The barn owner seemingly has a weak case and was probably bluffing when he first claimed the damages. He would not only have to prove your horse did the damages but also how exactly the figure was arrived at if he did sue you.
Now, he has a great case. You admitted - in writing - to the damages and agreed to the amount. You also agreed to pay back that amount.
If the barn owner has a lawyer and is going through the regular civil court system, it is not worth fighting it. You will pay more than the money owed for a lawyer.
Small claims court, however, will not cost you anything and is not something to be scared of. Worst case scenario is probably you spend some time in a courtroom and end up having to pay whatever it is you still owe.
Note that most lawyers will provide a free consultation and tell you if you "have a case." Even if you are being sued in small claims court, if it worth speaking to a lawyer to get some advice.
From what you wrote, the story sounds like this:
- History of late payments and asked to leave
- Barn owner claims damages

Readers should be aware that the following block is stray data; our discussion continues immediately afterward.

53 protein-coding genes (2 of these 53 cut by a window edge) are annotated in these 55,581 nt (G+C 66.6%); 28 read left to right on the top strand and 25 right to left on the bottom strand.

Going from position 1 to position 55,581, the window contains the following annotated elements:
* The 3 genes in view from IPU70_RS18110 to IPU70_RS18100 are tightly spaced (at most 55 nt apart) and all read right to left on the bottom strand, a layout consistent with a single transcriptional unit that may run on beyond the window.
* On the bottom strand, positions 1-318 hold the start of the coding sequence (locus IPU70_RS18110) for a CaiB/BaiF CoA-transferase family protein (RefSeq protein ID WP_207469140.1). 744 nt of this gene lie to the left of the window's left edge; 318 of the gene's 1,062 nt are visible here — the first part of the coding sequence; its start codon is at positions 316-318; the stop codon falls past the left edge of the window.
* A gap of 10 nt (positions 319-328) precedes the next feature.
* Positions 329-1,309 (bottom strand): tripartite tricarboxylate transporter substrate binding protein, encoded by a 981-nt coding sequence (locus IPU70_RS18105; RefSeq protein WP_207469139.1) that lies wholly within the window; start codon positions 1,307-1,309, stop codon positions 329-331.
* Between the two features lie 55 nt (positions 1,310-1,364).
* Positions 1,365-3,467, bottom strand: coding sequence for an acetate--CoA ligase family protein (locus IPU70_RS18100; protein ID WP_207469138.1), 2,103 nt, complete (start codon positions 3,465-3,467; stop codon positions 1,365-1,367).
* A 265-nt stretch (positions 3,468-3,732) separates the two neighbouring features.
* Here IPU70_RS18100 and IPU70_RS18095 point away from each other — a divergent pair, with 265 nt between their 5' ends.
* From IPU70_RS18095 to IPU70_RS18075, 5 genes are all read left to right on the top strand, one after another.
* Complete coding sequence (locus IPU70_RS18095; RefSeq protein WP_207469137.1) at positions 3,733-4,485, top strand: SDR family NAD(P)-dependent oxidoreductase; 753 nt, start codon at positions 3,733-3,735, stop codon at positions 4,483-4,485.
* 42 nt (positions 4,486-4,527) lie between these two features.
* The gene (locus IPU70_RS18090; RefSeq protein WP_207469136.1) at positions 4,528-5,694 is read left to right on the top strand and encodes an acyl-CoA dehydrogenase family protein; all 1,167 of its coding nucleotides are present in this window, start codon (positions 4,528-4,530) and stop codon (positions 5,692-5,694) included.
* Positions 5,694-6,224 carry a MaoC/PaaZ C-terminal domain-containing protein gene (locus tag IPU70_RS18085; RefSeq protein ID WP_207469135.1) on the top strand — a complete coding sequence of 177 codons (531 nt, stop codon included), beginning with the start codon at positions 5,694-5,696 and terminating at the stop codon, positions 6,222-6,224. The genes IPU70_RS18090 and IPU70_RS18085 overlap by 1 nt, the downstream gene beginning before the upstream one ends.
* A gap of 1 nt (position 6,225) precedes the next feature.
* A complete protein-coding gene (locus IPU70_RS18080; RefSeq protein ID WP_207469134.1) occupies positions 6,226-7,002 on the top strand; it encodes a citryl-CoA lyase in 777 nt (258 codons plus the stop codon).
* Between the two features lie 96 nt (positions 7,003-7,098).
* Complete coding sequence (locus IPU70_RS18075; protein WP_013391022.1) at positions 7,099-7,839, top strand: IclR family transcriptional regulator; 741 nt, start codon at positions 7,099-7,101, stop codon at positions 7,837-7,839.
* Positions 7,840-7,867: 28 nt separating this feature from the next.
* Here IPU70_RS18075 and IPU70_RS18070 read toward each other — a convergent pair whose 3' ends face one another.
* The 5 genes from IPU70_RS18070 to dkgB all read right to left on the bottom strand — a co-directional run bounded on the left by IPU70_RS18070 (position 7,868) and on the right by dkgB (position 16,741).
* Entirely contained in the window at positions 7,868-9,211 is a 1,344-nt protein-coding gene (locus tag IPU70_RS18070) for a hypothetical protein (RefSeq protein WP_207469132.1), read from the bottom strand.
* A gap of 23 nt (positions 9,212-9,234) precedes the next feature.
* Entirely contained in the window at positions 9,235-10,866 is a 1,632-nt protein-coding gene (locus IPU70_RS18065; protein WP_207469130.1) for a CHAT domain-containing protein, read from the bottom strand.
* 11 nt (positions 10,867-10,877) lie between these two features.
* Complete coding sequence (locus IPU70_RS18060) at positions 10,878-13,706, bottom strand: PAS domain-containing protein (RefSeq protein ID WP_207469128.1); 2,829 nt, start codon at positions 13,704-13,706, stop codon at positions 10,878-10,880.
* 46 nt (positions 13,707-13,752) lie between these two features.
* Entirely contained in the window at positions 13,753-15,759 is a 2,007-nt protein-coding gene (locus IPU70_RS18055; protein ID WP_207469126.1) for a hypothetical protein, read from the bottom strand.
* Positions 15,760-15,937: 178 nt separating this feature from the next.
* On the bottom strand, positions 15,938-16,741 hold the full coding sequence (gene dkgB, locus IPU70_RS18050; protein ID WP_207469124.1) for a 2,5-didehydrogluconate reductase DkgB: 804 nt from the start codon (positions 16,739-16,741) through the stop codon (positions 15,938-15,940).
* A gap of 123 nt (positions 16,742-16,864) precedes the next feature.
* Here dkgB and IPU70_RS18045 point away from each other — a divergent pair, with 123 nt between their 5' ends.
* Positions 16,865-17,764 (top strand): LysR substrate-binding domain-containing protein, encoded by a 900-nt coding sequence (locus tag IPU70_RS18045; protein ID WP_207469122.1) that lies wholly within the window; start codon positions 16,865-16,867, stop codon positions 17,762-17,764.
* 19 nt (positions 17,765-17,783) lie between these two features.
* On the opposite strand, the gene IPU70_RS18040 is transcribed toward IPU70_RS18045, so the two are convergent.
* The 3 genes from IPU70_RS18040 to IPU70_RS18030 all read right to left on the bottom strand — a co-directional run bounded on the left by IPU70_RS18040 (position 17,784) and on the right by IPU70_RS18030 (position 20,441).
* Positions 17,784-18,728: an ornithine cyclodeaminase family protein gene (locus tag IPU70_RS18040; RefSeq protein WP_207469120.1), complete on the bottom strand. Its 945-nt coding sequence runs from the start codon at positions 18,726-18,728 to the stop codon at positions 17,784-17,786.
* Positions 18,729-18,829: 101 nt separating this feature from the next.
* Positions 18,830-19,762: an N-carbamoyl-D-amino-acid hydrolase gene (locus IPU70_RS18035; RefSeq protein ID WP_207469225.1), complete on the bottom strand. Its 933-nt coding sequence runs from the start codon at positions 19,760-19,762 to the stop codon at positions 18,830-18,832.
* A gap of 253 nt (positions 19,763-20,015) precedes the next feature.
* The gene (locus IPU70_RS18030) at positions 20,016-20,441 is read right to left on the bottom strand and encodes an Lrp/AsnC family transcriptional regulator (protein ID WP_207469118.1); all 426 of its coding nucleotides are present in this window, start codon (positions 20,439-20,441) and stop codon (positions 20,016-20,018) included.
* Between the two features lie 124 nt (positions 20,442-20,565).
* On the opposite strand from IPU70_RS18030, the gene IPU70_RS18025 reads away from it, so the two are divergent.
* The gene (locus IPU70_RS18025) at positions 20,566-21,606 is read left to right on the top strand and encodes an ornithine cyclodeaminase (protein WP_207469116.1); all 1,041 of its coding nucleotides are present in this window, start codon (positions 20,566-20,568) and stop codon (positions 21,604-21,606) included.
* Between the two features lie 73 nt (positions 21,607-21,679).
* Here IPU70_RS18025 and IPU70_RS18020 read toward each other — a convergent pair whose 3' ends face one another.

- You agree to damages and to pay back in full
- You look for way out of paying for damages and find a zoning technicality
- You decide to default on payment contract
You can probably get _something_ in small claims court. The zoning issue may be relevant, but I think it is a mistake to base your entire defense on it. For all you know, he may have obtained a variance and be allowed to legally board horses there.
Point out that you were pressured to sign. Did he threaten to sue you? Threaten to put a lien on your property? Take away your horse? Doesn't matter what he would actually be able to do... just what he threatened to do and if you believed it could happen.
Did you ever argue the extent or amount of damage done? Can you provide any witnesses to the condition of the property when you first started boarding there? While it is tough to argue your horse _didn't_ do the damage (since you already agreed he did) that argument is worth a shot - especially if you felt strong-armed into signing the agreement.
Finally - do you have homeowner's insurance? Check with your agent. Some or all of the horse "damage" may be covered. If so, they will handle everything and answer any lawsuit with their lawyers. Again, the "smoking gun" is the payment agreement you signed, which may still make you personally liable for the amount.